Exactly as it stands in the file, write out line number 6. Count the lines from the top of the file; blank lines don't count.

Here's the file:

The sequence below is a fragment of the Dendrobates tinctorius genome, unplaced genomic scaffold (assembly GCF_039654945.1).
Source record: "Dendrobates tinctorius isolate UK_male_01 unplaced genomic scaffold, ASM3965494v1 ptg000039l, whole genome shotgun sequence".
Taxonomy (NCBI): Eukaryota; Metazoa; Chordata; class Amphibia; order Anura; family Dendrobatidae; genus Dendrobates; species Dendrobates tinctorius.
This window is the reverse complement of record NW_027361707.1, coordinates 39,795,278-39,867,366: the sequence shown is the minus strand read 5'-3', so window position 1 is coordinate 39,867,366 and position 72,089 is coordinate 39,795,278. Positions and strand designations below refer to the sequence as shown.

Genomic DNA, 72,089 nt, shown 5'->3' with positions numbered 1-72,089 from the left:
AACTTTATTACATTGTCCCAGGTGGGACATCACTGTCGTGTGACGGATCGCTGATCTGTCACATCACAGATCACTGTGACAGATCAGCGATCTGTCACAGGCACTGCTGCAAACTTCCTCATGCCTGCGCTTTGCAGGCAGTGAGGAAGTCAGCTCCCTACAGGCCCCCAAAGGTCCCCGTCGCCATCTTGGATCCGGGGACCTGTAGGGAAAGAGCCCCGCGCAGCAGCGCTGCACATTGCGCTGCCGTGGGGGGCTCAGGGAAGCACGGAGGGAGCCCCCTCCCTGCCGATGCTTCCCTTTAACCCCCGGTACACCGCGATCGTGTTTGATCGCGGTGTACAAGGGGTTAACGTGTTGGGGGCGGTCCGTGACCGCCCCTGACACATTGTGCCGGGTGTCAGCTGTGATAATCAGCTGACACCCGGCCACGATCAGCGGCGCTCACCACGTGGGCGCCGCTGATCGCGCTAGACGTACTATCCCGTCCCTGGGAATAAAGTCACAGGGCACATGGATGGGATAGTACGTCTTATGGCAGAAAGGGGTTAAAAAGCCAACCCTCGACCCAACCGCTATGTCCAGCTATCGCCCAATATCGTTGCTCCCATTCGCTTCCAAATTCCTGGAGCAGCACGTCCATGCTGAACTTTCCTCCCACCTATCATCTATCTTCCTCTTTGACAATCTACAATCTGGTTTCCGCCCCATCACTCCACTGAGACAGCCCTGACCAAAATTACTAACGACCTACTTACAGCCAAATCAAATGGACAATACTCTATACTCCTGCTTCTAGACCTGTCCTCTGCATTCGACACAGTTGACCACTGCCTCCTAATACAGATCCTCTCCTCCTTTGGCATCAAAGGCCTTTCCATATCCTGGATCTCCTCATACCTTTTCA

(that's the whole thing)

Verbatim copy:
AACTTTATTACATTGTCCCAGGTGGGACATCACTGTCGTGTGACGGATCGCTGATCTGTCACATCACAGATCACTGTGACAGATCAGCGATCTGTCACAGGCACTGCTGCAAACTTCCTCATGCCTGCGCTTTGCAGGCAGTGAGGAAGTCAGCTCCCTACAGGCCCCCAAAGGTCCCCGTCGCCATCTTGGATCCGGGGACCTGTAGGGAAAGAGCCCCGCGCAGCAGCGCTGCACATTGCGCTGCCGTGGGGGGCTCAGGGAAGCACGGAGGGAGCCCCCTCCCTGCCGATGCTTCCCTTTAACCCCCGGTACACCGCGATCGTGTTTGATCGCGGTGTACAAGGGGTTAACGTGTTGGGGGCGGTCCGTGACCGCCCCTGACACATTGTGCCGGGTGTCAGCTGTGATAATCAGCTGACACCCGGCCACGATCAGCGGCGCTCACCACGTGGGCGCCGCTGATCGCGCTAGACGTACTATCCCGTCCCTGGGAATAAAGTCACAGGGCACATGGATGGGATAGTACGTCTTATGGCAGAAAGGGGTTAAAAAGCCAACCCTCGACCCAACCGCTATGTCCAGCTATCGCCCAATATCGTTGCTCCCATTCGCTTCCAAATTCCTGGAGCAGCACGTCCATGCTGAACTTTCCTCCCACCTATCATCTATCTTCCTCTTTGACAATCTACAATCTGGTTTCCGCCCCATCACTCCACTGAGACAGCCCTGACCAAAATTACTAACGACCTACTTACAGCCAAATCAAATGGACAATACTCTATACTCCTGCTTCTAGACCTGTCCTCTGCATTCGACACAGTTGACCACTGCCTCCTAATACAGATCCTCTCCTCCTTTGGCATCAAAGGCCTTTCCATATCCTGGATCTCCTCATACCTTTTCA